TOM HARTON Commentary: Where business, disaster meet

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We don’t do weather.

Business newspapers don’t ask reporters to stand in bitter cold to demonstrate that it’s uncomfortable. We don’t warn our readers about the dangers of a storm by assigning a reporter to stand in the middle of one. When the wind and rain send things crashing down around us, we become consumers of news just like everyone else.

Last week, we broke our rule. No, we didn’t brave the elements, but

what happened in New Orleans and along the Gulf Coast quickly became more than a weather story in a place hundreds of miles away. It became a story of human suffering, of need and the failure to meet that need. It also became a story of generosity and-distasteful as it is-a story of opportunity.

Because where there’s need, there’s demand. And where there’s demand, there’s a business opportunity.

Enter IBJ. Four stories in last week’s paper dealt with what Hurricane Katrina will cost local business or how a local business will benefit.

The cost is easy to write about. Higher fuel prices and wrecked ports are surely bad for business.

But what about those businesses that stand to gain from the tragedy? That’s when a disaster like Hurricane Katrina becomes uncomfortable beyond the obvious pain suffered by its victims.

There’s awkwardness and discomfort in knowing that one person’s disaster can benefit someone else. Last week’s coverage in IBJ mentioned two companies with much to gain. Locally based Sonny Scaffolds is one of the nation’s largest manufacturers of interior scaffolds and drywall carts, products sure to be in heavy demand when the Gulf Coast dries out and the rebuilding begins.

And Katrina likely boosted the market for gas and air compressors made by Franklin-based Grimmer Industries. Grimmer’s already considering boosting production to supply the offshore oil rigs that use its products for painting and repair work.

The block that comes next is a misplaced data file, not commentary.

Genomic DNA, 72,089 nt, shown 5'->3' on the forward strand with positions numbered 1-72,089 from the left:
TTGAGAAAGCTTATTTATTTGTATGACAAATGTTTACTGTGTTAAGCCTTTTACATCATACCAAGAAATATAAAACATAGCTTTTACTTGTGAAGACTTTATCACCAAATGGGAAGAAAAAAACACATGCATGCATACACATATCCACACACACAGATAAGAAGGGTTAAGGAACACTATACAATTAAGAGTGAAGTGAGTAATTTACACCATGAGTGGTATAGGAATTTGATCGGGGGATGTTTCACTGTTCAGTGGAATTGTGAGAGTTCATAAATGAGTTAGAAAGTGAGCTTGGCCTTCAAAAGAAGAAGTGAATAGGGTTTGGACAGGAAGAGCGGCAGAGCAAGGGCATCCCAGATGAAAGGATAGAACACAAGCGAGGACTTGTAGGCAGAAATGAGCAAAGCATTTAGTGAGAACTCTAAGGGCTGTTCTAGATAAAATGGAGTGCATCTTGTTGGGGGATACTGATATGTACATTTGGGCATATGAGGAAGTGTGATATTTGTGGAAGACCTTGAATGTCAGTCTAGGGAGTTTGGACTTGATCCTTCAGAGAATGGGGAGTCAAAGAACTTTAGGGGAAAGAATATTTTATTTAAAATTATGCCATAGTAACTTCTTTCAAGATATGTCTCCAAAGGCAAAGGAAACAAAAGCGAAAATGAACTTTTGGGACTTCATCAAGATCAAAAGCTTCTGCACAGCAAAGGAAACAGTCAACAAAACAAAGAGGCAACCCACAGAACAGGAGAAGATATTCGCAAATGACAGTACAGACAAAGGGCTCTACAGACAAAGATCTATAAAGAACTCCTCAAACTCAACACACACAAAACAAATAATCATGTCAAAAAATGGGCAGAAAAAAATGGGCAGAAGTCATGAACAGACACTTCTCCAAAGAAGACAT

Representatives of both firms expressed what seemed like genuine regret that the same storm that’s good for business here caused suffering and dying there.

As the holiday weekend unfolded, I found myself wondering how genuine others were in their concern for hurricane victims. I know it’s cynical, but it crossed my mind. Are restaurants and retailers who advertise their disaster-relief efforts really trying to help, or are they playing on the emotions of consumers to drive traffic to their stores?

Radio stations and professional sports teams that organize rallies to aid the victims will certainly build loyalty and good will among listeners and fans. Is that a byproduct of their sincere attempts to ease human suffering, or is winning over the consumer their primary goal?

The most cynical among us will say these businesses are feeding on disaster. The pure of heart will disagree, seeing every effort to help as 100-percent altruistic.

As is usually the case, the correct answer doesn’t lie at either extreme. At any company that stands to profit from someone else’s misfortune there are some people who thrive on the opportunity to help. Others are jazzed at the prospect of making a buck. Most people probably get some amount of satisfaction from both: “We can help the poor souls we see suffering on television and generate some revenue.”

The same concept plays out daily in the business world, with or without a hurricane. Need feeds demand, which feeds opportunity. And it takes both the nurturers and the moneymakers to effectively capitalize on that opportunity.

Eli Lilly and Co. wouldn’t be what it is today if people didn’t get sick. And it takes both the medically inclined-those who want to save lives-and the business-savvy-those who know how to identify and capitalize on need-to make the model work.

This newspaper would go up in flames without a balance between altruistic, justice-seeking journalists and the contingent that figures out how to pay the bills.

Maybe the tangible rewards are more important than we’d like to think. I wonder if the government response to Katrina would’ve happened sooner if there had been money to be made.

For whatever reason, the people in charge clearly weren’t motivated to respond to the situation quickly enough to meet the need.

Harton is editor of IBJ. To comment on this column, send e-mail to

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